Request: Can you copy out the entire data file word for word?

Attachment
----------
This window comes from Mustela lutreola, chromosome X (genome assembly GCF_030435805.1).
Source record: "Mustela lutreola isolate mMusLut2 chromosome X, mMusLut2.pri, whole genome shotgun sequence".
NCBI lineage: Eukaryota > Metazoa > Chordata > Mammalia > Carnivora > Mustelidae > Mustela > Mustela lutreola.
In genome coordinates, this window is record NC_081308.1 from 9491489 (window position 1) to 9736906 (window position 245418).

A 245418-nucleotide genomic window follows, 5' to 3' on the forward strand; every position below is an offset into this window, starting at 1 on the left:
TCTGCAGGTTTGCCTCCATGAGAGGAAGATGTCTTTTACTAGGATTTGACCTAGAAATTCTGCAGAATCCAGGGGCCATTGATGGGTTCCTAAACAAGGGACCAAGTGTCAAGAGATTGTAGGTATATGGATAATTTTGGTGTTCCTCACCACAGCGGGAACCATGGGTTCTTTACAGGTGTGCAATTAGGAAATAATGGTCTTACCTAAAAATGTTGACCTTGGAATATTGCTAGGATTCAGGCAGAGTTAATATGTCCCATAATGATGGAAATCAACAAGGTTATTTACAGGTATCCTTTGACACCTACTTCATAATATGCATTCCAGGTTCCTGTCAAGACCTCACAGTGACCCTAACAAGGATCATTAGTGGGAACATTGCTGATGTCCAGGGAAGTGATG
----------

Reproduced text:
This window comes from Mustela lutreola, chromosome X (genome assembly GCF_030435805.1).
Source record: "Mustela lutreola isolate mMusLut2 chromosome X, mMusLut2.pri, whole genome shotgun sequence".
NCBI lineage: Eukaryota > Metazoa > Chordata > Mammalia > Carnivora > Mustelidae > Mustela > Mustela lutreola.
In genome coordinates, this window is record NC_081308.1 from 9491489 (window position 1) to 9736906 (window position 245418).

A 245418-nucleotide genomic window follows, 5' to 3' on the forward strand; every position below is an offset into this window, starting at 1 on the left:
TCTGCAGGTTTGCCTCCATGAGAGGAAGATGTCTTTTACTAGGATTTGACCTAGAAATTCTGCAGAATCCAGGGGCCATTGATGGGTTCCTAAACAAGGGACCAAGTGTCAAGAGATTGTAGGTATATGGATAATTTTGGTGTTCCTCACCACAGCGGGAACCATGGGTTCTTTACAGGTGTGCAATTAGGAAATAATGGTCTTACCTAAAAATGTTGACCTTGGAATATTGCTAGGATTCAGGCAGAGTTAATATGTCCCATAATGATGGAAATCAACAAGGTTATTTACAGGTATCCTTTGACACCTACTTCATAATATGCATTCCAGGTTCCTGTCAAGACCTCACAGTGACCCTAACAAGGATCATTAGTGGGAACATTGCTGATGTCCAGGGAAGTGATG